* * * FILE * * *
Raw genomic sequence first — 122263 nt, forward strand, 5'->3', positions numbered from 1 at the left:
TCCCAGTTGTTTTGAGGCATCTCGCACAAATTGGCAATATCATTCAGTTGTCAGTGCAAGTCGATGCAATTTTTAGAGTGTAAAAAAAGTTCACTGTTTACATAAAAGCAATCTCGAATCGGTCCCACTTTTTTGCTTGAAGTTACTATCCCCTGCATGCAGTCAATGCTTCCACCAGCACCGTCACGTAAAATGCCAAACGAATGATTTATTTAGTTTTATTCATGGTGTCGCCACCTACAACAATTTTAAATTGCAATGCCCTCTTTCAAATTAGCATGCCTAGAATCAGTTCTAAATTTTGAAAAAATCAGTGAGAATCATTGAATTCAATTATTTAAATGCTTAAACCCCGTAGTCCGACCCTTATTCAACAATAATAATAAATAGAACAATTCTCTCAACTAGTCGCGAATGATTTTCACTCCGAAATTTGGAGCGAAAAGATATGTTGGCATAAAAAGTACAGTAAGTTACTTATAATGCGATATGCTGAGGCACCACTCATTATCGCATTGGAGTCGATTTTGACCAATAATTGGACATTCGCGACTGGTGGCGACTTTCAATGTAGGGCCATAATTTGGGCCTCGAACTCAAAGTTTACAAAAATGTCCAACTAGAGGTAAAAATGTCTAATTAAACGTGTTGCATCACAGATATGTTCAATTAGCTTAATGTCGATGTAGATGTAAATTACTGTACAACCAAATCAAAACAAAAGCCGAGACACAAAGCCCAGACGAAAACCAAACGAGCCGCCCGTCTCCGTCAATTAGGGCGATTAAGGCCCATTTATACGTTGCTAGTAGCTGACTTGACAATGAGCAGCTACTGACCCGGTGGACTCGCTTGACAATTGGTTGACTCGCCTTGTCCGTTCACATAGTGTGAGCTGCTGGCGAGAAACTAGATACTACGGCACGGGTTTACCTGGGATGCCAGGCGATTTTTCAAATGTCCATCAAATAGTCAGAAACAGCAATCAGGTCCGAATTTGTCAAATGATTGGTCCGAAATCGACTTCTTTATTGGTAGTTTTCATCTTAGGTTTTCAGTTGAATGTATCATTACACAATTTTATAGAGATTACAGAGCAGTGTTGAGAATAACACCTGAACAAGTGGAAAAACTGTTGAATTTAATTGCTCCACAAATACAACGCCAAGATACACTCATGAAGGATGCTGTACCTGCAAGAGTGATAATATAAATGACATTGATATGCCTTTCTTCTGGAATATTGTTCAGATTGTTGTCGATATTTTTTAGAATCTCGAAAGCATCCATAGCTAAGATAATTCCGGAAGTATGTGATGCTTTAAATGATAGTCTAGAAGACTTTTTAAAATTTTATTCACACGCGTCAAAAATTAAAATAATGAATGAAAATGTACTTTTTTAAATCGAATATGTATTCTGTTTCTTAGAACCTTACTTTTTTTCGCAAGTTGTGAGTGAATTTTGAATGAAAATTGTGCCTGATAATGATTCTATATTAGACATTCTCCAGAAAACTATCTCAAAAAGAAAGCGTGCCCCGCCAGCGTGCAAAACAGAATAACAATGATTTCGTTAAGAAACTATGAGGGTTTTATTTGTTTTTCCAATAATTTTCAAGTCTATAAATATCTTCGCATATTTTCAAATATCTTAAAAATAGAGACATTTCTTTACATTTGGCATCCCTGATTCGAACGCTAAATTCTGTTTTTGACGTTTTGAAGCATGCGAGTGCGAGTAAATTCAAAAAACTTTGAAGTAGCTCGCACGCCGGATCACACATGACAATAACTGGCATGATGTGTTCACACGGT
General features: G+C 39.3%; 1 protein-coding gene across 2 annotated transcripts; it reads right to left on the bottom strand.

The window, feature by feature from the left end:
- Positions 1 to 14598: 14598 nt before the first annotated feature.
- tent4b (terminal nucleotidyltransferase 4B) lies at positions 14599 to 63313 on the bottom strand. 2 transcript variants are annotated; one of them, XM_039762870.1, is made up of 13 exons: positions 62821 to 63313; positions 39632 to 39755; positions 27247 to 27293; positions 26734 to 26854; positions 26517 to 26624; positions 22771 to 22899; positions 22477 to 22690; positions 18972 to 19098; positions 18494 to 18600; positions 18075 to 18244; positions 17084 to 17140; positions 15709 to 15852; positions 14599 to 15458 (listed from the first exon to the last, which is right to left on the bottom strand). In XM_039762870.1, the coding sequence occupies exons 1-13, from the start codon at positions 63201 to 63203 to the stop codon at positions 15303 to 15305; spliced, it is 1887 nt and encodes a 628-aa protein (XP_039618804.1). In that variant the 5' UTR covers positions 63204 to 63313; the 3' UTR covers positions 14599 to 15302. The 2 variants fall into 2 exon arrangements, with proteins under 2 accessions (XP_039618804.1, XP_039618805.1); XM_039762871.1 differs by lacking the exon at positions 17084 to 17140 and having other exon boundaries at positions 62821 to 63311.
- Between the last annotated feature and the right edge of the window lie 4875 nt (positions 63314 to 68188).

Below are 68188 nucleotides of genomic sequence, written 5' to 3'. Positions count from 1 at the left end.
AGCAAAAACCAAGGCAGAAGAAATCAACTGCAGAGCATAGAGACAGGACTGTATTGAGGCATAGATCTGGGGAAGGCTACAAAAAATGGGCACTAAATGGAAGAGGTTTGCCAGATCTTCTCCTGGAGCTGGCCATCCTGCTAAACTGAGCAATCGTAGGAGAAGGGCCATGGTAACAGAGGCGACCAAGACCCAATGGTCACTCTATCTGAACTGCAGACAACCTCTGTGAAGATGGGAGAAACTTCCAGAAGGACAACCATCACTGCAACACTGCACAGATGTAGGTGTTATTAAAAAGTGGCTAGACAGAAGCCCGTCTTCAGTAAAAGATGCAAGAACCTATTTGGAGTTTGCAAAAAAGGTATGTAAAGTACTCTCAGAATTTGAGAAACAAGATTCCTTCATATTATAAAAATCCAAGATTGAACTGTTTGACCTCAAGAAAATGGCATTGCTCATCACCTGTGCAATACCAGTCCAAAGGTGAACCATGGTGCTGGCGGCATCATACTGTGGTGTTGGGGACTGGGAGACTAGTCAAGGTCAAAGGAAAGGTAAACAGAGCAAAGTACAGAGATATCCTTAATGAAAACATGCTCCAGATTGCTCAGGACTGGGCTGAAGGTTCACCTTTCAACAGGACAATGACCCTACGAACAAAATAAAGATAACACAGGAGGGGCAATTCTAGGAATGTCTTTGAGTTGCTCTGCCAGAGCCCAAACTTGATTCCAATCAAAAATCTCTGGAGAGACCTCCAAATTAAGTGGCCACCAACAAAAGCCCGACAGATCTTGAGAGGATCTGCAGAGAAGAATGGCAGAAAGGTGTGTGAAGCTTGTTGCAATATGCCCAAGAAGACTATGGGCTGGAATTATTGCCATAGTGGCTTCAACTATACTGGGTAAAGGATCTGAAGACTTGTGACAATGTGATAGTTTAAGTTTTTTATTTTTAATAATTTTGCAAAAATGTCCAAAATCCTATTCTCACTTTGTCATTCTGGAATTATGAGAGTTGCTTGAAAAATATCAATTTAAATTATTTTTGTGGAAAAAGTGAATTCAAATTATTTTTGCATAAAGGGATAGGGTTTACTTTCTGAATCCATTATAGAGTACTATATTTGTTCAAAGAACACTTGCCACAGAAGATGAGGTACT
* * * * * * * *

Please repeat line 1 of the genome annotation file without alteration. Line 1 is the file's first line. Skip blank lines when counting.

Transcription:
Raw genomic sequence first — 122263 nt, forward strand, 5'->3', positions numbered from 1 at the left: